Nightmares to explore
September 05, 2018 3:00 AM
by George Epstein
Lately, I find myself dreaming of poker more often than I would like. Most of the time, my dream has been about Bad Beats. Perhaps that’s because I seem to suffer so many of them as I play for real. (Note: In a future column, we plan to explore Bad Beats and how you might reduce their frequency and impact.)
This morning, I was awakened by a “poker nightmare.” I looked at the clock on the night stand beside my bed. It was 4:13 a.m. After lying in bed for a few minutes contemplating my bad dream, I decided to get up and write this column – to share this dream with you. But selfishly, I must admit, I wanted also to get it off my chest.
It was a $4-$8 limit hold’em game at my favorite local casino, Larry Flynt’s Hustler Casino in Gardena, Calif. Shortly after being seated, in the Big Blind, I was dealt 10h-2d. That’s a hand I would normally muck, but I was getting to see the flop for “free” – no raises. Never refuse a “free” card. In that regard, it was not that long ago when I saw the flop for free, holding 2-3 offsuit in the hole. The flop brought two more 3’s and another deuce, giving me a full-boat!
Besides, 10-2 is purported to be the favorite hand of Texas Dolly, the nickname of Doyle Brunson, a poker celebrity whom I admire. Even so, I would have folded without a second thought had anyone raised pre-flop.
The flop came down 10s-2s-2h, giving me a full-boat – deuces full of 10’s. Wow! A small miracle. Remember, this is all part of my nightmare; although it seemed so real.
Hoping to build the pot with my monster hand, I decided to slow-play on the flop. After I checked, the Under-the-Gun (UTG) player, without any hesitation, opened the betting. He seemed so confident as to the strength of his hand. That pleased me no end. Four other opponents and I called.
The turn was a rag. Needless to say that very much pleased me. My deuces-full looked so good. This time, I decided to check-raise to build the size of the pot. Again, after I checked the UTG opened the betting – $8 in chips. I wasn’t at all surprised; he was a fairly loose-aggressive player. His bet was called by two others. It was my turn to act. I thought for a few moments: What kind of hands might they be holding? Perhaps a big pair, or two-pair, I figured.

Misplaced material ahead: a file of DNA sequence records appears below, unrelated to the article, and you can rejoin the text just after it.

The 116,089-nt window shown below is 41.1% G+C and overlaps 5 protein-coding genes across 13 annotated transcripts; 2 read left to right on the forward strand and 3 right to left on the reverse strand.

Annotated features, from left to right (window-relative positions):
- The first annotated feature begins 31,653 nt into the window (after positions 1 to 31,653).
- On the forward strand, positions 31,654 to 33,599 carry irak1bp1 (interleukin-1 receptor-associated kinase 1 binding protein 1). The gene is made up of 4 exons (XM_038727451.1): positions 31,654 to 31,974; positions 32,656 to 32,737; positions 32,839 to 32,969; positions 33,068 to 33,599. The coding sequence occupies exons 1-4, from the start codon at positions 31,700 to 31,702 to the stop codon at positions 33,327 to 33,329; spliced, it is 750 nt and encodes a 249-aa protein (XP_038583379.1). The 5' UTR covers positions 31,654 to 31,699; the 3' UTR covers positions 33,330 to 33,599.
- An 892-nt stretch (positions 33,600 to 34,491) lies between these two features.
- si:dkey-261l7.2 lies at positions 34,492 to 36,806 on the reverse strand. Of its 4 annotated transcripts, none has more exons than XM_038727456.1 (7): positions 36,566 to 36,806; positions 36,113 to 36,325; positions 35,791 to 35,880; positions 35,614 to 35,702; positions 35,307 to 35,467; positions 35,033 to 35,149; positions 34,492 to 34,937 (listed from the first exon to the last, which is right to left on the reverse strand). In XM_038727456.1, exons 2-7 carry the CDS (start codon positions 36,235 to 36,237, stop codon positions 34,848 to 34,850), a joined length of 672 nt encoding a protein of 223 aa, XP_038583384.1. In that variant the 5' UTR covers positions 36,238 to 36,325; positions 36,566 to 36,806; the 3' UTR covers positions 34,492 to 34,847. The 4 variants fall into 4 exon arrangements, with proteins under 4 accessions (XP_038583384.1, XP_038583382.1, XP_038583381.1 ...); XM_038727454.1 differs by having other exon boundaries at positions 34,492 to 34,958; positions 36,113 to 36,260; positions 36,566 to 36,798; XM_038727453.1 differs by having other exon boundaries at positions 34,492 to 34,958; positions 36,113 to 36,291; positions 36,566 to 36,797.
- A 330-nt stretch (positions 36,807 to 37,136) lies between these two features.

Anything higher – like three-of-a-kind – undoubtedly would have been raised. I was quite sure my deuces-full was far in the lead. Pausing a few moments, I announced: “Raise,” slowly shoving $16 into the pot. That gave me such a warm, pleasant feeling. As I completed my check-raise, I was careful not to give any tells. The UTG and two others called my raise. The pot was growing so well.
Unfortunately, the river put a second Queen on the board – a horrible scare card as far as I was concerned. An opponent holding a Queen in the hole would now have Queens-full-of- deuces, making mincemeat of my smaller full-house. After I checked, the UTG bet out. He also gave me a couple of tells: He sat straight up in his chair, and a big smile splashed across his face. I didn’t think he was bluffing. Nevertheless, I had to call, hoping my deuces-full would hold up.
Splashing a big smile, UTG turned up his holecards: Qs-Jd. His Queens-full slaughtered my deuces-full. I had been rivered and it was a Bad Beat since he had only two outs at that point.
Thanks for reading my tale of woe. Glad it was only a dream – a nightmare! Now that I got this off my chest, let’s hope for happier moments at the casino.